Commodifying culture, and why it’s a human rights issue

photos courtesy Amazon

What’s wrong with these photos?

These images depict “Native American” items for sale on amazon.com, but there’s something wrong with them. Let’s begin with the top left.

 

The most glaringly problematic aspect of the photo of the headdress, also for sale, is that the model is a blonde white girl. This is a good way of telling whether a product is authentic because Native peoples are fighting so hard for their representation that one would never have a white model sporting a cultural paraphernalia such as a headdress. However, the description for this product does say “Native inspired” which is due to the American Indian Arts and Crafts Act of 1990 which made it illegal to falsely suggest that a non-Native product is Native made. This is an important development in the Natives’ fight for self-representation and autonomy in art because this type of standardized art production not only competes in the market, but also dilutes the rich cultural ties to the art. This particular craft is much more than its visual beauty. Feather headdresses are ceremonial pieces which involve specific prayers and actions that are deeply tied to tribal homelands (Baker 2012). The use of such a piece in the contemporary world once again distorts a real, practiced culture into something for-profit and, in a way, sexualized.

The Women’s Regular American Indian Aztec Pattern Printed Capri Leggings show a much more blatant form of appropriation. The title itself suggests that this product is an authentic iteration of the Aztec’s patterns. The big issue here is the use of the name Aztec as a general term that encompasses these Aztec-inspired geometric prints. American Indian is also in the description, but as this product is imported it’s clear that American Indians had no voice or collaboration in the making of these leggings.

By using prints, techniques, and above all stereotypes to sell products, sellers are helping to diminish multiple complex cultures into something for people to dress up in. This is described by Pauline Turner Strong as “playing Indian” which is a large part of American culture. Peoples’ need or want to dress up in Native American garb is largely based on the American imaginary in which Native Americans are a thing of the past, rather than communities of people living today. As Native artist Noel Bennetto phrases it, “this implies that it’s free for the taking since they are no longer present, or somewhat fictitious, an icon of the west, not an existing culture” (Bennetto 2016).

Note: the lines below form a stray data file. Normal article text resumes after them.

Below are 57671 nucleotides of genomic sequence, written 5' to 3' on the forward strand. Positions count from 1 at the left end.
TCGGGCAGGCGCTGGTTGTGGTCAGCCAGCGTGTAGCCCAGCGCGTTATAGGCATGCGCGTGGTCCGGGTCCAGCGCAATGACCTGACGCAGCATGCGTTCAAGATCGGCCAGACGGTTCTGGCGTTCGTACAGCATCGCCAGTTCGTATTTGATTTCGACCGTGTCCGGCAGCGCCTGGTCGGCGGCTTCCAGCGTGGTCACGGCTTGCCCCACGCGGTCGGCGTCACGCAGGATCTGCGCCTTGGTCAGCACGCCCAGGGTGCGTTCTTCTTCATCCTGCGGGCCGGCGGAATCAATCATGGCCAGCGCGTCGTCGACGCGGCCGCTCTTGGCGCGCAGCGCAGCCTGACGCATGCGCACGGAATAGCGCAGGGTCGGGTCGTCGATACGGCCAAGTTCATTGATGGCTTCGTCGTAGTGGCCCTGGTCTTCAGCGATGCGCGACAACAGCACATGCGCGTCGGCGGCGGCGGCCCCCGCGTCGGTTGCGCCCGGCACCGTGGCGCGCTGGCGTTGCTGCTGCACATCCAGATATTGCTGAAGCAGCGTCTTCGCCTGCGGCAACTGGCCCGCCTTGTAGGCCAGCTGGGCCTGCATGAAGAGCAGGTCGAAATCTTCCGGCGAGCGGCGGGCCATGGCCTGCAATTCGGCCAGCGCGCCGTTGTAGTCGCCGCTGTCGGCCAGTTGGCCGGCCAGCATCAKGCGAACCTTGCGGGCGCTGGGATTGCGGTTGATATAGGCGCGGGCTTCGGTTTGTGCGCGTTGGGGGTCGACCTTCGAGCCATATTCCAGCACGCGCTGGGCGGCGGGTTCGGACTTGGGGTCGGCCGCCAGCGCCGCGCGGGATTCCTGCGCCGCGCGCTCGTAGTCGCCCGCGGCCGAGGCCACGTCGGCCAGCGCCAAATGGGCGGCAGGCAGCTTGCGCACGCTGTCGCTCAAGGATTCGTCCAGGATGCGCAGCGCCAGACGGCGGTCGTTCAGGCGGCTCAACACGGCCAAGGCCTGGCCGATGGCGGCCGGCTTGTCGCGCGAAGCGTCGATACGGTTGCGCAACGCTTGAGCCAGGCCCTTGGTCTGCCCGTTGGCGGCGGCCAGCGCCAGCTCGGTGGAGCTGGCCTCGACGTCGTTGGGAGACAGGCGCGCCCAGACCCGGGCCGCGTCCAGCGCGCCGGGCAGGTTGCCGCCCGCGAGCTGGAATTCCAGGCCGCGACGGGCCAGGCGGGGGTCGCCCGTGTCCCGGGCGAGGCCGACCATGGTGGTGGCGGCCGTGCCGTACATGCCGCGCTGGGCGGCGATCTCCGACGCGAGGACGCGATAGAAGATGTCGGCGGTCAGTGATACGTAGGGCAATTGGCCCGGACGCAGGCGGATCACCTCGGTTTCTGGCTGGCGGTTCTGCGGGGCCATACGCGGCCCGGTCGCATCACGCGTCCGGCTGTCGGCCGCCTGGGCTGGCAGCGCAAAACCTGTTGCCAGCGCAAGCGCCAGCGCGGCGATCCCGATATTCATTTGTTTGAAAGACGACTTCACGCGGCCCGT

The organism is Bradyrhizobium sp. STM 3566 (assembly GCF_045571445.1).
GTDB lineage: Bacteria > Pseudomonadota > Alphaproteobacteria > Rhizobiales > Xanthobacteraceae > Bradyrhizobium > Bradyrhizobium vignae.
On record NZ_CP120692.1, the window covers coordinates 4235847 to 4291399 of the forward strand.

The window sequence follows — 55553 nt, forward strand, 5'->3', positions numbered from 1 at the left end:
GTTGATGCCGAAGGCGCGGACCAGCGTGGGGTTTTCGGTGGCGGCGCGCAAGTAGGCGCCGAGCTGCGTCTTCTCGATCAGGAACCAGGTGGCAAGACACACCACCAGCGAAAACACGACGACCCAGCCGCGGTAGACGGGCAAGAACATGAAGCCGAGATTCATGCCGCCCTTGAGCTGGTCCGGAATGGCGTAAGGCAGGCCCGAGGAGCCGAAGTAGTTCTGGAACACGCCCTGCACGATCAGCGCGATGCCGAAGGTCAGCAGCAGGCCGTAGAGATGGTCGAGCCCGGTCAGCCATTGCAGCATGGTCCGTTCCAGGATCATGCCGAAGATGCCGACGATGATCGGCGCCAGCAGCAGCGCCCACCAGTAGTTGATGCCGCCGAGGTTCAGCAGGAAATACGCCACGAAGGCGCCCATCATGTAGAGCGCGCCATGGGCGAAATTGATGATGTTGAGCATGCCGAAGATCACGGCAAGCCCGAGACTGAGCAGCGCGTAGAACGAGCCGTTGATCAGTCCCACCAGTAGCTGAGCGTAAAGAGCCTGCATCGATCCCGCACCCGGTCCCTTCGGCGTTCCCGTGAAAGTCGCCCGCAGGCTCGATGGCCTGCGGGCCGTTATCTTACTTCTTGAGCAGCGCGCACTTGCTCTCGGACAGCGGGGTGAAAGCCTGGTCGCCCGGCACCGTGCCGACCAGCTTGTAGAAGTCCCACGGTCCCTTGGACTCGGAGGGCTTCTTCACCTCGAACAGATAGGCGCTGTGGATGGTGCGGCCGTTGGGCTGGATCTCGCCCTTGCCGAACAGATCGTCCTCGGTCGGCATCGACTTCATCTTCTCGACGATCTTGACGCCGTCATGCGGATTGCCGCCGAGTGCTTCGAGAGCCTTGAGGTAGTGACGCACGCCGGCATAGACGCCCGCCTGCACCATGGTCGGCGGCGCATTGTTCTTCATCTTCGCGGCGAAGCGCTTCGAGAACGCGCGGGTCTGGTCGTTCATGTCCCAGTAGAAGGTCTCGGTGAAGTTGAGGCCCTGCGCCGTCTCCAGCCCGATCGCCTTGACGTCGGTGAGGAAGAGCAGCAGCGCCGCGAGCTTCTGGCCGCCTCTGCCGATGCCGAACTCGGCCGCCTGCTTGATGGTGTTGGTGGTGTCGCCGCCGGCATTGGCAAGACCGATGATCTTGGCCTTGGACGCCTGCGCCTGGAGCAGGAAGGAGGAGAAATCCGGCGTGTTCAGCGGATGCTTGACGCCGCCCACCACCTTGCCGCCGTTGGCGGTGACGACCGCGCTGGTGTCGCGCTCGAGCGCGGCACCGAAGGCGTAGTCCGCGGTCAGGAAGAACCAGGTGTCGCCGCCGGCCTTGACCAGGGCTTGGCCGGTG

This fight for ownership of their cultural art and crafts is a continuation of the generations-long struggle of Native Americans to be recognized as autonomous and worthy in a county that has exploited and oppressed their voices and culture. As per usual with my posts, here are some tips for purchasing Native goods from Native artists, supporting their economy. These tips are from Professor Susan Scafidi, author of Who Owns Culture? Appropriation and Authenticity in American Law. First, consider the source of your product. Was it made by an indigenous artist, or is it a knock-off likely manufactured overseas? Next, consider the significance of the product you may purchase; does it have sacred cultural ties or is it an everyday object? If it does , consider a product that is either cross-cultural with less significance to one particular culture, or a less significant item. Lastly, consider how similar the product is to cultural objects. If it’s a straight up knock off, it isn’t a great purchase. A nod to a pattern or color scheme is more acceptable.